6 Nighttime Yoga Poses to Help You Sleep

Updated June 10, 2022
Serene young woman meditating in lotus position at home

If you find it challenging to make it to your morning yoga class and your day is too hectic to attend an afternoon session, there is no need to worry. A regular nighttime yoga routine can give you the yoga benefits you desire. In fact, it may also help you sleep better.

According to the Sleep Foundation, over 55% of yoga practitioners report improved sleep, and over 85% report reduced stress. And clinical research supports nighttime yoga, as well. Some research studies have found a relationship between practicing yoga and better sleep in certain populations. And researchers have also connected regular stretching to a better night's rest.

If you have certain movements that help your body relax, you can develop your own nighttime stretch routine. Or practice these poses to help your body prepare for bed.

Basic Nighttime Yoga Routine

For a better night's sleep, perform the following poses in the order suggested below and for the recommended amounts of time. Download the printable nighttime yoga routine and keep it handy to serve as a reminder for your regular practice.

Left Nostril Breathing (Nadi Shodhana Pranayama)

Deep breathing techniques are an important part of any yoga routine. While any deep breathing technique is better than none, author Beth Shaw of Yoga Fit notes that left nostril breathing is an especially good choice for a yoga routine designed to promote rest and relaxation. In fact, preliminary studies have suggested that alternate nostril breathing can enhance relaxation. And studies have suggested that alternate nostril breathing can even improve cardiovascular function.

Before attempting any nighttime yoga poses, perform ten to twenty left nostril deep breaths, recommends Shaw. Depending on the yogi in question, as well as their lung capacity, these breaths may take between 10 and 20 seconds each -- for a total duration of about two to four minutes.

Child's Pose (Balasana)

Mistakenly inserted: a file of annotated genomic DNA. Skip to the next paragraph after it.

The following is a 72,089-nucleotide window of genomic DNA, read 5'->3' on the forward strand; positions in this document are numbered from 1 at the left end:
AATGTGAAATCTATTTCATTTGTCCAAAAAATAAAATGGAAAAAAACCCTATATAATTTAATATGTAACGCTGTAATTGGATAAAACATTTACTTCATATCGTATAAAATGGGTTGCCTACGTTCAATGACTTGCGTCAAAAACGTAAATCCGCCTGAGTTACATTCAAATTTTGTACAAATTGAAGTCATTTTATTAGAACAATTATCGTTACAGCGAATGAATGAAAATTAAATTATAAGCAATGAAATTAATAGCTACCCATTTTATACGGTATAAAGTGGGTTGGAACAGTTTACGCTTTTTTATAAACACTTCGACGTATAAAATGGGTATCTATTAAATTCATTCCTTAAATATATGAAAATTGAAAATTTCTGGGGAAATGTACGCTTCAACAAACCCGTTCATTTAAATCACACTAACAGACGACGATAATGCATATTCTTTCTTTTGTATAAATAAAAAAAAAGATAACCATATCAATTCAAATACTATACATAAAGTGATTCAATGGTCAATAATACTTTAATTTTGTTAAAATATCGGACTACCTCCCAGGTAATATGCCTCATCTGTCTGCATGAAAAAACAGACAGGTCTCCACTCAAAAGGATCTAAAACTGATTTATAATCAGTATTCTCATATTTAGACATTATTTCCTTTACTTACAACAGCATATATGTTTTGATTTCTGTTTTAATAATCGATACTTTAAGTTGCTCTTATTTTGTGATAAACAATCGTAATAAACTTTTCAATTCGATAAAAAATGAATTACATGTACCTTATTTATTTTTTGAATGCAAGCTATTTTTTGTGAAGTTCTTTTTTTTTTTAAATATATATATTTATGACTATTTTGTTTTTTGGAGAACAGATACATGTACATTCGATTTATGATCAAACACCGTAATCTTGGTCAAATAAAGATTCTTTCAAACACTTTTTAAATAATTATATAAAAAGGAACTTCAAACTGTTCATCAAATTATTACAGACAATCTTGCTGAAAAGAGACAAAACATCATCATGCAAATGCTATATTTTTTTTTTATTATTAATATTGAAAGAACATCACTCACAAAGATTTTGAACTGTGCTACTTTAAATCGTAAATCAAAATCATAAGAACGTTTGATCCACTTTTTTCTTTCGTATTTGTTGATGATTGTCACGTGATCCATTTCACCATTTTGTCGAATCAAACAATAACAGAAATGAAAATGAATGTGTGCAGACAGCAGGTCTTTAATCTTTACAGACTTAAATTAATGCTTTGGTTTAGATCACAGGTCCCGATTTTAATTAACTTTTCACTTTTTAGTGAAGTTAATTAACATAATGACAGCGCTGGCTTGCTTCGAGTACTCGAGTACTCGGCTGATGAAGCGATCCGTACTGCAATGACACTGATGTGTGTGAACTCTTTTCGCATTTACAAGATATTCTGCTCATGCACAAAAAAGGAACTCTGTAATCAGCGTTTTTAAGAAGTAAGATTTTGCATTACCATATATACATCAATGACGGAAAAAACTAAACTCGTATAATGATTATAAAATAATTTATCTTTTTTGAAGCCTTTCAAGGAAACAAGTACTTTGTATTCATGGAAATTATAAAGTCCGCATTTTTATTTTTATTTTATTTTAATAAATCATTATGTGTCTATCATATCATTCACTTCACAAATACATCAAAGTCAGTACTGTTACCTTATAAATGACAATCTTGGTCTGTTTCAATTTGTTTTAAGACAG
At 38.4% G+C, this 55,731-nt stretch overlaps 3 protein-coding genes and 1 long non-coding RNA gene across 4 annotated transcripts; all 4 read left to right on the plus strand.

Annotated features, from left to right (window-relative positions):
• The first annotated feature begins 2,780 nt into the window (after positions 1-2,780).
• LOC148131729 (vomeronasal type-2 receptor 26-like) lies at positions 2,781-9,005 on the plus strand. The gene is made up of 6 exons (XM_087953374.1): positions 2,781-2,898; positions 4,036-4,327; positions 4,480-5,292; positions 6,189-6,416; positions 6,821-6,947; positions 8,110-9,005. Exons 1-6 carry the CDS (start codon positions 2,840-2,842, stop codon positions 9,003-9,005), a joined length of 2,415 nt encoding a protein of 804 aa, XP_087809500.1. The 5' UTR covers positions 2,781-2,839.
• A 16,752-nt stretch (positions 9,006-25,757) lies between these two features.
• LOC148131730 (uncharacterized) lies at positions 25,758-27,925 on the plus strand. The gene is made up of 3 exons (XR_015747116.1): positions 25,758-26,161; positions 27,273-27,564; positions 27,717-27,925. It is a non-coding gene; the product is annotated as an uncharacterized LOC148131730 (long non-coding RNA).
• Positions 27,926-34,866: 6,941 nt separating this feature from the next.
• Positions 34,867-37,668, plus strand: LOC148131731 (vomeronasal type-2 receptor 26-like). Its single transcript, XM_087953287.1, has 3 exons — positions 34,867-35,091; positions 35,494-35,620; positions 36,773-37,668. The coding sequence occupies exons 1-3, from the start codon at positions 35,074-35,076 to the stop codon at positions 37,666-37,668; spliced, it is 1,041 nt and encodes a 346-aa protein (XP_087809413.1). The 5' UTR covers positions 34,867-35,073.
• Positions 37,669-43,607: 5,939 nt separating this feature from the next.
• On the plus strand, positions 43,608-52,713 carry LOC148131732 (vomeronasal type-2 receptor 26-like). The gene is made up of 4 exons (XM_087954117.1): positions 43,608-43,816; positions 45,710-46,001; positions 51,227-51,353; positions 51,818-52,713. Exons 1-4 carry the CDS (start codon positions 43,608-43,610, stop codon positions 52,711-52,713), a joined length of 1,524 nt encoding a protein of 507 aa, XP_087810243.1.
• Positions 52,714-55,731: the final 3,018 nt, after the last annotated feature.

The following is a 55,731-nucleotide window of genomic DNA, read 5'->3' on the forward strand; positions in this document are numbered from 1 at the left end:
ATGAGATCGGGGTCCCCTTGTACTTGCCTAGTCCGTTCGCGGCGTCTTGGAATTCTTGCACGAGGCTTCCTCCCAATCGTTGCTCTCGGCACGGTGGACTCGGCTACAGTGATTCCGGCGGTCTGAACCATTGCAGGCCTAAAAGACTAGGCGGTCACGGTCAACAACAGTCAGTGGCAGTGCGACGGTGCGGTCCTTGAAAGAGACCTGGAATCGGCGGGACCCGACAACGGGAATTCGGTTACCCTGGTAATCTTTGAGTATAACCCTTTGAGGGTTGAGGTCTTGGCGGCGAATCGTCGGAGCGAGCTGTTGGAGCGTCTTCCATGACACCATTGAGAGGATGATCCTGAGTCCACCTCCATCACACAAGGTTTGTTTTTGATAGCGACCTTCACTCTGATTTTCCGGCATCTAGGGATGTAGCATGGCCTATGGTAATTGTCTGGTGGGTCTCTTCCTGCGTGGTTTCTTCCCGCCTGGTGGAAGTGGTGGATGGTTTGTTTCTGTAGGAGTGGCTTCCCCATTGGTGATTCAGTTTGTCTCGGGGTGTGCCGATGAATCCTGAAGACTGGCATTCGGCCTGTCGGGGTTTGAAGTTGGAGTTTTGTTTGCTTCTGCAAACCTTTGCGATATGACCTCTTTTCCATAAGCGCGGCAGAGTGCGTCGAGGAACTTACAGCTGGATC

Your bedtime yoga routine should continue with a basic pose -- such as child's pose -- to help loosen and relax tight muscles and prevent possible strains. Shaw suggests holding child's pose for two to three minutes to help calm your mind and relieve nervous tension.

Seated Spinal Twist (Ardha Matsyendrasana)

Once your body is warm, begin to incorporate deeper yoga poses. The seated spinal twist (also called a winding down twist) helps the body relax and also stretches tight muscles in the shoulders and lower back. Easing tension in this part of the body is often a must when it comes to getting a good night's sleep. For optimal results, hold this pose for one minute on each side.

Standing Forward Bend (Uttanasana)

Standing forward bend not only helps to ease stress, but can also reduce rates of insomnia, which is a must for those who are looking for an effective bedtime yoga routine. According to the Yoga Journal, standing forward bend also calms the brain, making it the perfect pose for a nighttime yoga routine. For optimal results when it comes to winding down, hold standing forward bend for two to three minutes, recommends Shaw.

Nighttime Goddess Stretch

Nighttime goddess stretch is often performed during the cool-down portion of any yoga routine due to it's ability to ease insomnia and reduce headaches. It is a variation of the standing goddess pose (utkata konasana).

To incorporate this pose into your nighttime stretch routine, Shaw suggests holding the stretch for three to fives minutes.

Corpse Pose (Savasana)

Corpse pose is a great way to end any bedtime yoga routine, reports the Yoga Journal. While the journal recommends holding corpse pose for three minutes, some individuals may find themselves so relaxed that they fall to sleep before the three minutes are complete.

More Tips for Nighttime Yoga

To enhance your evening stretching routine, consider optimizing your nighttime yoga space to promote rest and sleep.

  • Remove electronic distractions. Charge your phone in another room. If you have a television in your bedroom, consider moving it to another space in your home.
  • Promote darkness. If you live in an urban area and light pollution keeps your bedroom lighter than you prefer, consider investing in light-blocking shades or window coverings. Pull them down during your practice and move through your poses to candlelight.
  • Use calming scents. Incense or essential oils like lavender or chamomile help the body to unwind and drift into sleep.
  • Ask for support if necessary. If family members are likely to interrupt your practice, ask them to respect your privacy for 15-20 minutes during your routine. you may even want to get a Do Not Disturb sign to help remind them.

For some people, 15 minutes at the end of the day is all the time they have to devote to their body. Fortunately, by incorporating some basic yoga poses into your evening routine, you can meet daily flexibility guidelines and promote a better night's sleep. You'll be counting sheep in no time.

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6 Nighttime Yoga Poses to Help You Sleep